by Mark Twain
I never heard of A Connecticut Yankee in King Arthur's Court until I chanced across it on a library shelf. It is quite different from Twain's other novels. It tells of a 19th century engineer who gets hit on the head and inexplicably wakes up in medieval England during King Arthur's time. A knight finds him and takes him to court, where his manner of dress and speech arouses suspicion and he's going to be burned at the stake. But he remembers an eclipse will occur on the same date, and uses this knowledge to make himself appear powerful and magical, frightening everyone and landing himself a position as King's advisor. Before long he's practically taken control and uses his ingenuity to introduce technological advances. He attempts to teach the whole country things like the use of soap, democratic ideas, and the falsehood of superstitions. He runs up again Merlin, who is portrayed as a charlatan and fool, but dangerously in the people's favor. More than an adventure story, this book is a satire on English society, criticizing the power of monarchy, poking fun at the knights, ridiculing the ignorance and squalor of medieval society. I don't know how accurate it is historically, and I really questioned if one man (even if he is an "ingenious Yank") could have had in his head all the knowledge needed to "re-invent" and build everything he did (like railroads, printing press, gunpowder, electricity and dozens other things) but it is very funny with lots of tongue-in-cheek type of humor.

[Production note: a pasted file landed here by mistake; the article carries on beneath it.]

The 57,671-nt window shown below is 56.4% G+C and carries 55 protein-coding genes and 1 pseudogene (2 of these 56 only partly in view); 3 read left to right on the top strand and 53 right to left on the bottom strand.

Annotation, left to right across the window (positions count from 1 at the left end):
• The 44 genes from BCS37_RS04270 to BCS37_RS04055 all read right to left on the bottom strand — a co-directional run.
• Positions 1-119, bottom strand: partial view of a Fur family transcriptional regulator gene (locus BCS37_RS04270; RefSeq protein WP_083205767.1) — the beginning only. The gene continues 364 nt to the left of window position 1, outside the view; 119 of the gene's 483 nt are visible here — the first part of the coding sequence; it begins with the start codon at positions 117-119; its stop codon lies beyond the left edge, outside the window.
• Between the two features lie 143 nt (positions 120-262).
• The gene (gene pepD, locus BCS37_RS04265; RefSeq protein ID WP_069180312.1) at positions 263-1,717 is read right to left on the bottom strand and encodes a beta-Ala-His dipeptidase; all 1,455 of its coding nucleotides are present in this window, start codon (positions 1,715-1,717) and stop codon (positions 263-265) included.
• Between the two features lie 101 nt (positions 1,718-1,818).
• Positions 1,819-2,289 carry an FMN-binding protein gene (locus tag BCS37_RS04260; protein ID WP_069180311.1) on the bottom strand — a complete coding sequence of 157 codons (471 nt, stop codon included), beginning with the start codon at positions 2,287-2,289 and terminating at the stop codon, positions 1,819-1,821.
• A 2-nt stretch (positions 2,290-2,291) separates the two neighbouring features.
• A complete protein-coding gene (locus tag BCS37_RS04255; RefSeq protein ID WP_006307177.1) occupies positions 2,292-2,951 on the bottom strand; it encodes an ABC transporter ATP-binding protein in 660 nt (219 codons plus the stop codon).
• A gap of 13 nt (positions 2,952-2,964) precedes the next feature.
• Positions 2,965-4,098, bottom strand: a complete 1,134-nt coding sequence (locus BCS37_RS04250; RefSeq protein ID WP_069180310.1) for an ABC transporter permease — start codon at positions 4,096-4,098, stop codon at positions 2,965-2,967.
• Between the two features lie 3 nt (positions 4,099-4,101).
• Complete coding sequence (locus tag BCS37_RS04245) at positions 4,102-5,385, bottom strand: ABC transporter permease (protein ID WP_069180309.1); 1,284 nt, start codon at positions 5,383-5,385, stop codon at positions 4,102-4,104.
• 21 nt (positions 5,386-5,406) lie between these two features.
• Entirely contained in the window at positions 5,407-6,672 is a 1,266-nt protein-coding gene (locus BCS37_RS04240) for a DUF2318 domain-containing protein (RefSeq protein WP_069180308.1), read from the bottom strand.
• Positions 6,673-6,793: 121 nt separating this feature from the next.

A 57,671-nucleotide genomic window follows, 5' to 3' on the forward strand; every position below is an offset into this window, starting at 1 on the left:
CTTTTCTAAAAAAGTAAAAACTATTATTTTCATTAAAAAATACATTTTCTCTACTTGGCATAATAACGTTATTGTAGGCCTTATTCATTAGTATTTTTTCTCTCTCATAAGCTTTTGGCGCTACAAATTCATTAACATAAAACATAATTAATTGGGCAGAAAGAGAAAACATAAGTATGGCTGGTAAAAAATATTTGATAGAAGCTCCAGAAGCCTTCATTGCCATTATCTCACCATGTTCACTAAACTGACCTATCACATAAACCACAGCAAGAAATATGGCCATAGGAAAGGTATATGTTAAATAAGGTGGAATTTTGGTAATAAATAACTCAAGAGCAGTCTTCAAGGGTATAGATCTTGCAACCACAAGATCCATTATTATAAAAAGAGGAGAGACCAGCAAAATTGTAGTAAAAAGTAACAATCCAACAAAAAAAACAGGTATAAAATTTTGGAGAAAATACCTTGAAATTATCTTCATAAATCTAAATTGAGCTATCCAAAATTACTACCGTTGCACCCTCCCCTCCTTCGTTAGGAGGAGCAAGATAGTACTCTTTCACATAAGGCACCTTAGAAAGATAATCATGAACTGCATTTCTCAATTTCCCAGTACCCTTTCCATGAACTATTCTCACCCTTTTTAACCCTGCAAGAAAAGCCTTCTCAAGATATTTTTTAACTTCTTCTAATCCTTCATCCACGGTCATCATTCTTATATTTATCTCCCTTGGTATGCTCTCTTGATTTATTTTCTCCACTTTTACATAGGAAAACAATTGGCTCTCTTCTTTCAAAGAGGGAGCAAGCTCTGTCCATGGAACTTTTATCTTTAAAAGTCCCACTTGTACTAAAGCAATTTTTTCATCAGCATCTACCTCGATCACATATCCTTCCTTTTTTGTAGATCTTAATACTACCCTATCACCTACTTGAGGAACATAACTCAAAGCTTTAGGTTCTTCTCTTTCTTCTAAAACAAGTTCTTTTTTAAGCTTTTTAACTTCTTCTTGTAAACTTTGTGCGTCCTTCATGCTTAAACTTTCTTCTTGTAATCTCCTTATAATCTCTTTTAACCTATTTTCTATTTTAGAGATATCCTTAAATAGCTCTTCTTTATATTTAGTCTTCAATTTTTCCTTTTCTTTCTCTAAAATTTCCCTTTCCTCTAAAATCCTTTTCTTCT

Rating: 4/5 ........ 307 pages, 1889